Ryanair taps Couchbase as it seeks to shed poor customer service image

Profile picture for user gonzodaddy By Den Howlett June 9, 2015
Summary:
Ryanair's mobile booking service was an ongoing disaster area. A switch to Couchbase was needed as part of the company's drive to improve customer service.

ryanair
Ryanair negative feedback

It's not often that you'll hear a representative from an airline acknowledge that 'customers didn't like us' but that was exactly how Vladimir Atanasov, lead developer Android at Ryanair opened his presentation at the recent Couchbase Connect after the obligatory 'biggest, best' corporate slides.

Non-US readers will perhaps be unfamiliar with Ryanair, the Dublin based low cost carrier that pioneered no frills point-to-point flying in Europe. Over the years, its reputation went from one of being admired as the underdog that forced incumbent carriers to re-assess operations and pricing to an increasingly poor reputation for price gouging and appalling customer service in the pursuit of profit at all costs.

This from November 2014 during a year when the company was attempting to not only provide a much needed facelift to its online system but also repair its tarnished image:

According to a survey by brand simplicity firm Siegel+Gale of over 12,000 customers in eight countries, Ryanair was named the second worst-ranked brand, based on ease of customer use of a company’s products, services, interactions and communications. Common complaints were a badly-designed website, customer service that weighs against the customer and poor mobile apps that make it hard to download boarding passes.

According to Atanasov, the company was forced into revamping its mobile application and website. Customer complaints were overwhelming. Part of the problem is that the old version required good connectivity. As he pointed out during the presentation:

When your connection is slower than my grandfather with ankle weights, some apps can behave erratically

The answer was to re-evaluate its entire online presence and switch to a mobile first approach but one that would allow for occasions when connectivity was either poor or non-existent. This means Ryanair needed a solution that would handle online/offline synch out of the box. This was achieved using a combination of Couchbase technologies including Couchbase Server, Sync Gateway and Couchbase Lite.

Couchbase is an open source NoSQL (Not only SQL) database, considered one of the leaders alongside MongoDB and Cassandra. We are seeing a lot of open source projects in businesses where there are processes tied to documents rather than to transactions. I was curious to understand why Ryanair would take what has, in the past, been considered a risk in implementing open source.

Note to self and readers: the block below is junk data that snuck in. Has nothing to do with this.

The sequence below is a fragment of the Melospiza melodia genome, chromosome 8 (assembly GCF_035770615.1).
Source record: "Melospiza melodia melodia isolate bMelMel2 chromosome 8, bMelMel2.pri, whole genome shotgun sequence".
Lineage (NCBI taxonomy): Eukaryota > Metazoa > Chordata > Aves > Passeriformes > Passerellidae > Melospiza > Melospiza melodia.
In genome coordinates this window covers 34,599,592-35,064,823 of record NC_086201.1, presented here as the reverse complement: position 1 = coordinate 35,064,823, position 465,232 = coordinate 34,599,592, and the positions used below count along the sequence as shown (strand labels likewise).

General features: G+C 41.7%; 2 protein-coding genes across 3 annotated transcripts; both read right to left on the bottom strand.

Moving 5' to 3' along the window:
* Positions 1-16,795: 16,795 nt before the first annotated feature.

As an architect, I want to get at tools at the lowest cost possible, preferably free. The usual model for open source is to download for free, poke about to see what it can do and if it looks like it will fit then buy a commercial support package. But also, with open source you get the benefit of a community of developers who have solved problems or are solving problems you might come up against. Couchbase has a community of 70,000 - that's good enough for me.

Ryanair happy customer
Ryanair happy customer

The results speak for themselves. The reaction among users was much more positive, but equally, the solution removed one of the biggest headaches arising from connectivity and document conflict.

The connectivity thing is really important. We are saving 80GB of network to mobile traffic per day, the app is much more responsive and customers are able to complete the booking process in under two minutes on average. It was five minutes. When it worked.

Looking forward, Ryanair is considering the addition of a recommendation engine and more personalized experience for users while at the same time continuing to bear down on simplicity.

We can add  services like hotel or car rental booking into the mobile app without worrying about the impact on the customer experience. Like others we're considering the impact of wearables and whether we should design for those. That's in the future. For now, we're happy that we've got something customers like and that was easy for us to implement.

Of course all that is well and good but will it be enough to mollify irate customers? In January 2015, Ryanair was fined €550,000 for poor customer service. And when you can change your name and get a fresh passport for much less than the cost of a name change on a Ryanair flight then I'd say there's a way to go.

But at least the company's developers have made significant progress with a technology that meets an important need. I recently checked out the mobile app and was pleasantly surprised to find the app delivers as Atanasov claims. And for that, we should congratulate the team for making a solid choice.

Bonus points: Atanasov's presentation via Slideshare:

Disclosure: Couchbase covered most of my travel and expense for attending Couchbase Connect